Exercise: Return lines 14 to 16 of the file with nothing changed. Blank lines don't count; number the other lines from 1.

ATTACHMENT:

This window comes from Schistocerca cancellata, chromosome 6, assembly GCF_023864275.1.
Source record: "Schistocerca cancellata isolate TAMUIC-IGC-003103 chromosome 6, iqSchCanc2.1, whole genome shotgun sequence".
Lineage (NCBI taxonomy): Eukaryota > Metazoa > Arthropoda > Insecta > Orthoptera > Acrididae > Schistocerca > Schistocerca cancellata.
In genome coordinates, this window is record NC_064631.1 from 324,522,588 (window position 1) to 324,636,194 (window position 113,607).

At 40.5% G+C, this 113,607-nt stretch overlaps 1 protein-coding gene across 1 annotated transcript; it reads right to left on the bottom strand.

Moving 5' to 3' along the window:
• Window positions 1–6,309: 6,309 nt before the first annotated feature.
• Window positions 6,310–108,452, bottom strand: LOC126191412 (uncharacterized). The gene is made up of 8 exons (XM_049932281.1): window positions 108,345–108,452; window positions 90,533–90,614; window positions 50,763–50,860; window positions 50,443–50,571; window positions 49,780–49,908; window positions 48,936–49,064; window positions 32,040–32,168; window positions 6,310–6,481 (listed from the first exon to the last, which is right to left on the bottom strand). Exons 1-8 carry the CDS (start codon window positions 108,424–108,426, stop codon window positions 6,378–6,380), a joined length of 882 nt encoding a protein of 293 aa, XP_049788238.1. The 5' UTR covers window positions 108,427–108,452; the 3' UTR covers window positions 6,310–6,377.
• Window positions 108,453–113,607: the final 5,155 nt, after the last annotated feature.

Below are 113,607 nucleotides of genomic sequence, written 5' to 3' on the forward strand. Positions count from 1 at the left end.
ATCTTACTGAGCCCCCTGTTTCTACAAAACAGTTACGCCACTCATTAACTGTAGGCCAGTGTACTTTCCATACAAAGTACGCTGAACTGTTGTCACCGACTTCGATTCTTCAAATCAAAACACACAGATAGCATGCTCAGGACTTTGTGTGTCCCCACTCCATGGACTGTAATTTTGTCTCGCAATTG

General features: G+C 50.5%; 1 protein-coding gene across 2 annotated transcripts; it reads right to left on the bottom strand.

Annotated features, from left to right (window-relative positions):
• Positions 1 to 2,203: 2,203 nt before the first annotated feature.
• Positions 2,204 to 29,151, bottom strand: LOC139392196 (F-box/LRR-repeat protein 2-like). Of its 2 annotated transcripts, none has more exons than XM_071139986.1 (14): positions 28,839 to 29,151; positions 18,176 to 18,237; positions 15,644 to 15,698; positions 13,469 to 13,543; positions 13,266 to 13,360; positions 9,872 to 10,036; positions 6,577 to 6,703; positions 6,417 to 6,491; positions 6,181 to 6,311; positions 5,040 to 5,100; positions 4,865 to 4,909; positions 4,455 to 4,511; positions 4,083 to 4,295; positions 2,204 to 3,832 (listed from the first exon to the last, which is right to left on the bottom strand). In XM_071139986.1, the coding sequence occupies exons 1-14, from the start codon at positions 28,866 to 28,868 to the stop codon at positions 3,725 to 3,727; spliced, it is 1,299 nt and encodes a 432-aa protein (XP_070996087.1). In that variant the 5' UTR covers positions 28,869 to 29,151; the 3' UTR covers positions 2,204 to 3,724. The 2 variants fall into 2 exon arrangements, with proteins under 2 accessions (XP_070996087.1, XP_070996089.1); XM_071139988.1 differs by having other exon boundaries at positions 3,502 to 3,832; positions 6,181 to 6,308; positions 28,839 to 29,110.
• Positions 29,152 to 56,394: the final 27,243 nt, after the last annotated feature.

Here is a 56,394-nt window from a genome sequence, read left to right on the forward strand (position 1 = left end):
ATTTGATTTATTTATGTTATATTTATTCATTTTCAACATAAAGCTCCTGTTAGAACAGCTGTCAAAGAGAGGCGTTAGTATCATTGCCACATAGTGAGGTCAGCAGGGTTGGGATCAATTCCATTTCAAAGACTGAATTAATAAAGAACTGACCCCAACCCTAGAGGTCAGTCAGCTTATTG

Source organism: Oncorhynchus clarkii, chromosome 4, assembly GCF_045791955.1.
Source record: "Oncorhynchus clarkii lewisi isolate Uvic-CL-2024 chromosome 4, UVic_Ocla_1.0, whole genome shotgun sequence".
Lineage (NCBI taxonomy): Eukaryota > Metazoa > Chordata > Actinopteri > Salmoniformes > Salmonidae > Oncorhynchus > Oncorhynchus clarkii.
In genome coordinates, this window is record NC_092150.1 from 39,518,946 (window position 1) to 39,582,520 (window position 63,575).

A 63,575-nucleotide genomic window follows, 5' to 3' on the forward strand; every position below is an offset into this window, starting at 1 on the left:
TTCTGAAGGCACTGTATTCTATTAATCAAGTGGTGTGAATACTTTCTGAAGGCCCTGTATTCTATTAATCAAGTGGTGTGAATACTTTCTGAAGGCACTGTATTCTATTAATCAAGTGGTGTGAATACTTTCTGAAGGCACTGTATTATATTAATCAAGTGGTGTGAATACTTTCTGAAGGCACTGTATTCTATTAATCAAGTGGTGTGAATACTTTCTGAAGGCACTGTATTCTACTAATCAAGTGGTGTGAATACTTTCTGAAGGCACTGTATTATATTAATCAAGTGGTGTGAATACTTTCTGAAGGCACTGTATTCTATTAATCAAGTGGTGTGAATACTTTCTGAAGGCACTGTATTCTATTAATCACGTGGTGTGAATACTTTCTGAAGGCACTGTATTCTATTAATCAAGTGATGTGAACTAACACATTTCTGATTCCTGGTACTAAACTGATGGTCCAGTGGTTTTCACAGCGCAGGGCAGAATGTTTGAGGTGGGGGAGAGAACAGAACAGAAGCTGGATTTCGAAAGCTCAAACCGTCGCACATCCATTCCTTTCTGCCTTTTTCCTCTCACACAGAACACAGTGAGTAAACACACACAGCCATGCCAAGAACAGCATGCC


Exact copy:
• Positions 1 to 2,203: 2,203 nt before the first annotated feature.
• Positions 2,204 to 29,151, bottom strand: LOC139392196 (F-box/LRR-repeat protein 2-like). Of its 2 annotated transcripts, none has more exons than XM_071139986.1 (14): positions 28,839 to 29,151; positions 18,176 to 18,237; positions 15,644 to 15,698; positions 13,469 to 13,543; positions 13,266 to 13,360; positions 9,872 to 10,036; positions 6,577 to 6,703; positions 6,417 to 6,491; positions 6,181 to 6,311; positions 5,040 to 5,100; positions 4,865 to 4,909; positions 4,455 to 4,511; positions 4,083 to 4,295; positions 2,204 to 3,832 (listed from the first exon to the last, which is right to left on the bottom strand). In XM_071139986.1, the coding sequence occupies exons 1-14, from the start codon at positions 28,866 to 28,868 to the stop codon at positions 3,725 to 3,727; spliced, it is 1,299 nt and encodes a 432-aa protein (XP_070996087.1). In that variant the 5' UTR covers positions 28,869 to 29,151; the 3' UTR covers positions 2,204 to 3,724. The 2 variants fall into 2 exon arrangements, with proteins under 2 accessions (XP_070996087.1, XP_070996089.1); XM_071139988.1 differs by having other exon boundaries at positions 3,502 to 3,832; positions 6,181 to 6,308; positions 28,839 to 29,110.
• Positions 29,152 to 56,394: the final 27,243 nt, after the last annotated feature.